James A. Garza
Associate Professor of History and Ethnic Studies
Department of History
University of Nebraska-Lincoln
Lincoln, NE 68588, USA
Phone: (402) 472-2406
Joined the Department:
James A. Garza, Associate Professor of History and Ethnic Studies, earned his Ph.D. from Texas Christian University in 2001. He is a specialist on 19th Century Mexico and the Porfiriato. In 2008, his book, The Imagined Underworld: Sex, Crime and Vice in Porfirian Mexico, was published by the University of Nebraska Press. In 2008, the study was published in Mexico by Editorial Aguilar under the title El Lado Oscuro del Porfiriato: Sexo, crimenes, y vicios en la Ciudad de Mexico. Garza's study explores how late 19th Century Mexican elites both imagined and constructed a criminal underworld, in the process transforming the world of Mexico City's underclass into a social and cultural landscape of criminality and danger.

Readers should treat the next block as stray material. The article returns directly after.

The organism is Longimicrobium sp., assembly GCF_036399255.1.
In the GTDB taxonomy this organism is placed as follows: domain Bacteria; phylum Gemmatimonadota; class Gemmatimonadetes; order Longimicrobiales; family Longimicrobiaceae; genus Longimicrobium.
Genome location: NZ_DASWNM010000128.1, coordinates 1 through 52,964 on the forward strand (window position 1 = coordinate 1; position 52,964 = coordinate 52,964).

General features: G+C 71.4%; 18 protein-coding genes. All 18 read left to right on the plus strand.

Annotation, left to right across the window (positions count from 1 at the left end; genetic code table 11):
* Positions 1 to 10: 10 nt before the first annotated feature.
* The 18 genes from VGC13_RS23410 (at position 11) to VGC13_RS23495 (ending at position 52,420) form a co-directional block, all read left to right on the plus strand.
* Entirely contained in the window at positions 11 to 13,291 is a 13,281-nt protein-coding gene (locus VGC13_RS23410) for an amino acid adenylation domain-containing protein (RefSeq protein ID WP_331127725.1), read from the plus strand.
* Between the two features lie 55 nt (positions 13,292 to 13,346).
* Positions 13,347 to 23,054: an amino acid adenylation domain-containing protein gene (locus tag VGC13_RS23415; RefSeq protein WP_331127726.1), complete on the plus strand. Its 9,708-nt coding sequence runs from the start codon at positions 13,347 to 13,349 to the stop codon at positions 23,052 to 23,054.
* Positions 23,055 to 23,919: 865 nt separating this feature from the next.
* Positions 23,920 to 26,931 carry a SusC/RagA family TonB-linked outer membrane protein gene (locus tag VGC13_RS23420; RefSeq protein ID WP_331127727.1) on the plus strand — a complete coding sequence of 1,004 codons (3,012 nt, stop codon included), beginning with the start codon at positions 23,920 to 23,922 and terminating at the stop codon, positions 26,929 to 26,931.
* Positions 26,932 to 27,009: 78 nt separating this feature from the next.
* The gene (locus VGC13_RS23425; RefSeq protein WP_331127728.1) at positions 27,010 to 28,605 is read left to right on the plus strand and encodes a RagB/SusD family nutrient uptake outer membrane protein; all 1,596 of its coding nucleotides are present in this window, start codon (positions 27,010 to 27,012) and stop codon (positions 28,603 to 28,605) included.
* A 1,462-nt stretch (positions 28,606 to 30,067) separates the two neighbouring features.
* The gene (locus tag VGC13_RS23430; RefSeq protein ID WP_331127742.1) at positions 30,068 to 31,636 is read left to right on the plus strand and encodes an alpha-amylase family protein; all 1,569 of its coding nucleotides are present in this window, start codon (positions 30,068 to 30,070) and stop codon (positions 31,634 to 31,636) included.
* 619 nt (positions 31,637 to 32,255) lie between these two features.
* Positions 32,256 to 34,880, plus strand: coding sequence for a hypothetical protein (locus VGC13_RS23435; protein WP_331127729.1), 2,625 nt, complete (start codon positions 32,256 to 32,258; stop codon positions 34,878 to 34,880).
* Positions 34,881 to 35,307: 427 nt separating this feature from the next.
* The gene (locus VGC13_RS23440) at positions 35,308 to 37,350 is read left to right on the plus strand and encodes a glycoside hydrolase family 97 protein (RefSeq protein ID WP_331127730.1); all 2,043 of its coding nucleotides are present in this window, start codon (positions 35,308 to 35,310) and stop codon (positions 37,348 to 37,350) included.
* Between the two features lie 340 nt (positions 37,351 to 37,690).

In 2006, Garza published an article in Journal of the West, "The Long History of Mexican Immigration to the Rural Midwest." The piece won a prize as the best article published by the journal in 2006.
Currently, Garza is at work on several projects, including a reader focusing on Mexican-American history, a history of Mexican immigration to the United States, a textbook on Latin American history and an environmental and cultural history of Mexico City. His work continues to focus on both Mexican and Mexican-American history. He has an essay "Conquering the Environment and Surviving Natural Disasters" in A Companion to Mexican History and Culture (Blackwell)
Garza is also the Program Director for Nineteenth Century Studies. He teaches a variety of courses, including Latin American history, Colonial Mexico, Modern Mexico, Mexican-American History, Ethnic Studies, and Borderlands History.
- Latin America
- Modern Mexico